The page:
Considering jumping into film... A couple of Q's.

Discussion in 'Film Discussion and Q & A' started by BTilson, Oct 10, 2008.

  1. BTilson

    BTilson TPF Noob!

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    I currently shoot with a Nikon D40. You can see my equipment in my sig. I currently have two main questions.

    1) Since my lenses are DX, will they work with a Nikon film SLR?

    and

    2) How big of a print can I expect to get out of a good shot on 35mm film? I know ISO will vary that somewhat, but let's say a nice low ISO of 100-125.

    Any help is greatly appreciated. Thanks!
     
  2. Steph

    Steph No longer a newbie, moving up!

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    No.

    That will depend on many factors such as the film you used, quality of the slide/negative, viewing distance of the final image, what you expect in terms of acceptable quality...
     
  3. BTilson

    BTilson TPF Noob!

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    1) Dang it. Oh well. I still love my D40.
    2) I can give you SOME information. Viewing distance would generally be a few feet, thinking about hanging on the wall. Acceptable quality would be photo quality at that distance, but up extremely close some loss of detail would be acceptable.

    Thanks!
     
  4. bhop

    bhop No longer a newbie, moving up!

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    Actually, the no, on the DX part is only partially true. They will work, but you'll get a huge halo/vignette.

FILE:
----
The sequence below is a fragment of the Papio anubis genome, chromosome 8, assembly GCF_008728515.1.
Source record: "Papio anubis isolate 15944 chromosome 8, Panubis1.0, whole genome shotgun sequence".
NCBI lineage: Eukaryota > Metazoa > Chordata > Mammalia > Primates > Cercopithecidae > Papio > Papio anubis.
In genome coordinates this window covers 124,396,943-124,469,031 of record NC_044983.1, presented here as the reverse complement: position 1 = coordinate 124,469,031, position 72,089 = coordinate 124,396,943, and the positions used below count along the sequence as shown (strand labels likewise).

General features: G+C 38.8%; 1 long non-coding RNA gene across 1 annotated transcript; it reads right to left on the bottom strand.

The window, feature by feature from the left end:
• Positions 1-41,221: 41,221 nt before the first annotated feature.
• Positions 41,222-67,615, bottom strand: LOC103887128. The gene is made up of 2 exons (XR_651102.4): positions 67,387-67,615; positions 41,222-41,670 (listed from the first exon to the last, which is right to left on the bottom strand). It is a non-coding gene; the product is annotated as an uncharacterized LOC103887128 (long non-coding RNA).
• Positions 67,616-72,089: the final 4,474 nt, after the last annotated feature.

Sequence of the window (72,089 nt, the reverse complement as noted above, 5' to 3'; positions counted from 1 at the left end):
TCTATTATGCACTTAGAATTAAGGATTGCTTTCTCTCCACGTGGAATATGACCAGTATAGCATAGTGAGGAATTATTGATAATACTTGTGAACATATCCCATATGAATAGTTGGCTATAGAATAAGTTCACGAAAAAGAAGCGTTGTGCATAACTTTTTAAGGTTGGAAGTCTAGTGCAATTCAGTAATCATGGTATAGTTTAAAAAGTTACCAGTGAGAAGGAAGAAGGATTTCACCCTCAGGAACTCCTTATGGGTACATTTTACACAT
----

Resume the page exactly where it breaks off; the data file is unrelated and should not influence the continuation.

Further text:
Nikon F100 with 18-70mm DX (d70 kit lens)
    [​IMG]

    Assuming your exposure is good etc., quality should be pretty good for enlarging. I'm not sure how big you're thinking, but I have a few 8x10 size prints from scans/inkjets from 400 and 800iso film on my walls and they are sharp and clear, even up close. If you enlarge with traditional darkroom prints, it might be even sharper.
     
  5. djacobox372

    djacobox372 No longer a newbie, moving up!

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    1) DX lenses work on film cameras but you may get vignetting, loss of sharpness at the edges or both. How much depends on the lens.

    2) 35mm resolution at 100-125iso is about equal to 12 megapixels, some would argue more. This is a lot higher then the d40. However A LOT depends on the quality of the developing. Also film tends to be grainer then digital at the same iso; however film grain is significantly more pleasant to look at then digital noise.
     
  6. BTilson

    BTilson TPF Noob!

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    Probably the biggest enlargements I'd ever need/want to do would be 8x10's, and if I get something STUNNING, then maybe up to 16x20 for framing.

    I'm sure this has been asked a hundred times, but I haven't been able to find much. Any recommendations for good beginner 35mm SLR's? I'm fine (and even prefer) totally manual, including focus, as long as it can meter effectively and has a good range of shutter speeds.